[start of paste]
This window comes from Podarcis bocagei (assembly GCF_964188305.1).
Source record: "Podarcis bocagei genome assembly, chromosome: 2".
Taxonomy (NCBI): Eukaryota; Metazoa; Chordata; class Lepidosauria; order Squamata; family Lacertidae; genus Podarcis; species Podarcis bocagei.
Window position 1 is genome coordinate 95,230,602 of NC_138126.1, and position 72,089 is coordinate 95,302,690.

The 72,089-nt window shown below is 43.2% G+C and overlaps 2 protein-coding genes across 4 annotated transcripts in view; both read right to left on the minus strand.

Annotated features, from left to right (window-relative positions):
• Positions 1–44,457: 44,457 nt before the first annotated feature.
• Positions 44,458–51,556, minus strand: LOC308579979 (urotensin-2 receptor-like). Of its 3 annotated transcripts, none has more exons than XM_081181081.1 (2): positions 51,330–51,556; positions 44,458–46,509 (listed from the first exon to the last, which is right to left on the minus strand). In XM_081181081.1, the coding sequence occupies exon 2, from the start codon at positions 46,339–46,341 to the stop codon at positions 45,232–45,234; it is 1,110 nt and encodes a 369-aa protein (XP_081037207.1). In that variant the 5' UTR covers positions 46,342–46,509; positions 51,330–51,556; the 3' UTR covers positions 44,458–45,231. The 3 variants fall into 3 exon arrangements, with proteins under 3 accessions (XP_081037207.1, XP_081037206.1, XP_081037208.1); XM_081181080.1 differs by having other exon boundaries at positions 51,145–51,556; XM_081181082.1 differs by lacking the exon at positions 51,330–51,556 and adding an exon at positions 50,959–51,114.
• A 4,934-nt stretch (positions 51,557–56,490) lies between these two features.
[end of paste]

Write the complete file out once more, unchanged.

This window comes from Podarcis bocagei (assembly GCF_964188305.1).
Source record: "Podarcis bocagei genome assembly, chromosome: 2".
Taxonomy (NCBI): Eukaryota; Metazoa; Chordata; class Lepidosauria; order Squamata; family Lacertidae; genus Podarcis; species Podarcis bocagei.
Window position 1 is genome coordinate 95,230,602 of NC_138126.1, and position 72,089 is coordinate 95,302,690.

The 72,089-nt window shown below is 43.2% G+C and overlaps 2 protein-coding genes across 4 annotated transcripts in view; both read right to left on the minus strand.

Annotated features, from left to right (window-relative positions):
• Positions 1–44,457: 44,457 nt before the first annotated feature.
• Positions 44,458–51,556, minus strand: LOC308579979 (urotensin-2 receptor-like). Of its 3 annotated transcripts, none has more exons than XM_081181081.1 (2): positions 51,330–51,556; positions 44,458–46,509 (listed from the first exon to the last, which is right to left on the minus strand). In XM_081181081.1, the coding sequence occupies exon 2, from the start codon at positions 46,339–46,341 to the stop codon at positions 45,232–45,234; it is 1,110 nt and encodes a 369-aa protein (XP_081037207.1). In that variant the 5' UTR covers positions 46,342–46,509; positions 51,330–51,556; the 3' UTR covers positions 44,458–45,231. The 3 variants fall into 3 exon arrangements, with proteins under 3 accessions (XP_081037207.1, XP_081037206.1, XP_081037208.1); XM_081181080.1 differs by having other exon boundaries at positions 51,145–51,556; XM_081181082.1 differs by lacking the exon at positions 51,330–51,556 and adding an exon at positions 50,959–51,114.
• A 4,934-nt stretch (positions 51,557–56,490) lies between these two features.